SAN FRANCISCO — Just as design is often seen as an afterthought for new technologies, art is often seen as superfluous to the more quantifiable work behind social change and the rhetorical and charismatic qualities of change leaders. But anyone who has studied the history of social movements knows that art and media have always played a role, from political posters to buttons to films and music.
A recent essay by Favianna Rodriguez at Creative Time Reports caught my eye. Rodriguez, who co-founded the immigrant rights organization and magazine CultureStrike with Jeff Chang, Ken Chen, and Andrew Hsiao, argued for the need for “cultural strategy” or “cultural organizing” as a key, deliberate component of social movements:
As artists, we need to communicate more than what we stand against or why particular policies affect us negatively, because limiting our commentary to such reactions would confine the social imaginary to existing political frameworks and systems that we do not control. We should also present our vision for who we are, and show why that vision is a positive one. Working in the realm of ideas does not take energy away from the action space. Cultural strategies are as necessary as political strategies.
She makes a distinction between cultural strategy and communications strategies. And this is where artists have a unique opportunity contribute. Artists can imagine and visualize a message that’s not necessarily about action but more about shifting narratives and imagery: “The idea space presents more complex messages. It allows us to deal with contradictions and gray areas.” Art, she argues, is central to social and political change, not peripheral.
It got me thinking about another essay I read recently in Design Observer that looks at political posters in recent history (I wrote last year about posters of protest from the 1960s and 70s). While collection and organizing these posters is a beautiful study in political art and the power of visual rhetoric, the author, Rick Poynor, highlights a major hurdle for anyone trying to present them:
The curatorial challenge is to convey to the viewer, who may know nothing about the original context of any of these posters, and may have only the vaguest impression of the causes and passions behind them, that they represent moments of refusal, resistance and hope for necessary change.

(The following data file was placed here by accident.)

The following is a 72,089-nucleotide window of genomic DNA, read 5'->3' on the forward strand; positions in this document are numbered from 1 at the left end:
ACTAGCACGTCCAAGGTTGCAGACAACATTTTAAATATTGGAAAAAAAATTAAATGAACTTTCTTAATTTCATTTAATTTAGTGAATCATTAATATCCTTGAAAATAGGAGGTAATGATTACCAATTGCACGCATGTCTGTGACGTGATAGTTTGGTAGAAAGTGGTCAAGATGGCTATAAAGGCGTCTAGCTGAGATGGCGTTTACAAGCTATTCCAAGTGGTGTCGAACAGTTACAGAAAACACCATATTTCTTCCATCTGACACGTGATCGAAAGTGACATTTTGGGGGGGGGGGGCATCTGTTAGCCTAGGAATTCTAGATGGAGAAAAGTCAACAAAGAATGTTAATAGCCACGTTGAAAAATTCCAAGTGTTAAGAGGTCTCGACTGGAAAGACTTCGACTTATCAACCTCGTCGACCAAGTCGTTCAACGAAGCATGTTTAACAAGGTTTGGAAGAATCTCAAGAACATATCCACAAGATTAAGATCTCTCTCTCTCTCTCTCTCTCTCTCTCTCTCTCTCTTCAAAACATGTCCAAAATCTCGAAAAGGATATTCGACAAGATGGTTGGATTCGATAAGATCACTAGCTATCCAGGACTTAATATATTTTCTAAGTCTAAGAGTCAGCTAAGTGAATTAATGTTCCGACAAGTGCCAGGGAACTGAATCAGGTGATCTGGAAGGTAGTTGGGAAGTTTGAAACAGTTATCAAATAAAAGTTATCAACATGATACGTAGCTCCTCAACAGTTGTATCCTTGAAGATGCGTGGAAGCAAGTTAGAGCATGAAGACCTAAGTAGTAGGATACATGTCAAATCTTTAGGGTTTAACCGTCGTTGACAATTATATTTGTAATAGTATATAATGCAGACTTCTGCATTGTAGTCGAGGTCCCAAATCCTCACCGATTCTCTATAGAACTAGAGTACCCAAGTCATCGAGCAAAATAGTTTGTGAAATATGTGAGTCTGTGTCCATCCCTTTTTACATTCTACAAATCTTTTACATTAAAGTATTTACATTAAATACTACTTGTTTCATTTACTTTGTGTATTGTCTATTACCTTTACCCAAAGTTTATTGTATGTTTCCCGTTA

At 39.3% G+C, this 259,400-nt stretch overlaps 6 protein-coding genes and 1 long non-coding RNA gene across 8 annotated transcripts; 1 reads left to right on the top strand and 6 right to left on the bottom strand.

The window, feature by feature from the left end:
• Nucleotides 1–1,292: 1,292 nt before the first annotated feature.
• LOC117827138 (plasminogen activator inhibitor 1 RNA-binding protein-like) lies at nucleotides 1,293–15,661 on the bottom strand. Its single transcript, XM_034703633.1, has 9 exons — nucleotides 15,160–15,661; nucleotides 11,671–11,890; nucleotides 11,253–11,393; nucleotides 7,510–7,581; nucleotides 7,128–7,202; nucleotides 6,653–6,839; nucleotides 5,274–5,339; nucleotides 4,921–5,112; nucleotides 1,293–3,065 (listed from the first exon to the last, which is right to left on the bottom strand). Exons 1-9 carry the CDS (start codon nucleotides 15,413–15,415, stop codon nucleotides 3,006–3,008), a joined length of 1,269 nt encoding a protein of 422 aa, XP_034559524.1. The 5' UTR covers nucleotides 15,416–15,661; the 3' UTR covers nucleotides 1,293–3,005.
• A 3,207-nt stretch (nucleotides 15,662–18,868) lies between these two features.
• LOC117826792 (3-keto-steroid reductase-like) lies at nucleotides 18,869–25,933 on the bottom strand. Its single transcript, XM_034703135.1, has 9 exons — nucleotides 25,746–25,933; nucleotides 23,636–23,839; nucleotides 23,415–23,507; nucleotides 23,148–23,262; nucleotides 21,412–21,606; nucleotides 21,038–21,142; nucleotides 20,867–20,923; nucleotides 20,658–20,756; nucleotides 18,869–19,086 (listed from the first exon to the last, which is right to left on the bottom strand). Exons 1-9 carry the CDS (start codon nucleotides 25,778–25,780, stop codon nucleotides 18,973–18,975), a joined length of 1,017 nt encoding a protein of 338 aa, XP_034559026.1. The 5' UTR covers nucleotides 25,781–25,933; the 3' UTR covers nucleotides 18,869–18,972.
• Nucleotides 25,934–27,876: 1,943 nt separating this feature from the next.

He’s right — behind these posters is a lot of risk, a lot of change. Far from abstract images, they are a living part of history. Both essays are a good reminder of art’s centrality to social change, to the upheavals and shifts of society. Art is not just a mirror; it’s also part of the driving force.
Art and Social Change: A Critical Reader
Will Bradley and Charles Esche
Critical Readers Series
The desire to change the world has often led artists to align themselves with wider social movements and to break with established institutions of art. This reader gathers together an international selection of artists’ proposals, manifestos, theoretical texts and public declarations that focus on the question of political engagement and the possibility of social change. The approaches represented are many and diverse, from Gustave Courbet’s involvement in the Paris Commune and the socialist art theory of William Morris to the hybrid activist practice associated with the twenty-first century ‘movement of movements’; from the political commitments of the Modernist avant-gardes to the rejections of Modernism in favour of protest, critique, utopian social experiment or revolutionary propaganda. Six specially commissioned essays - by Geeta Kapur, Lucy Lippard, John Milner, Gerald Raunig, Marina Vishmidt and Tirdad Zolghadr - further explore both the historical context and the contemporary situation.
Published by Tate Publishing in association with Afterall.
This title is no longer available.
- Paper 9 3/4 x 6 3/4 inches, 480 pp., 85 illus., 20 colour - £19.99
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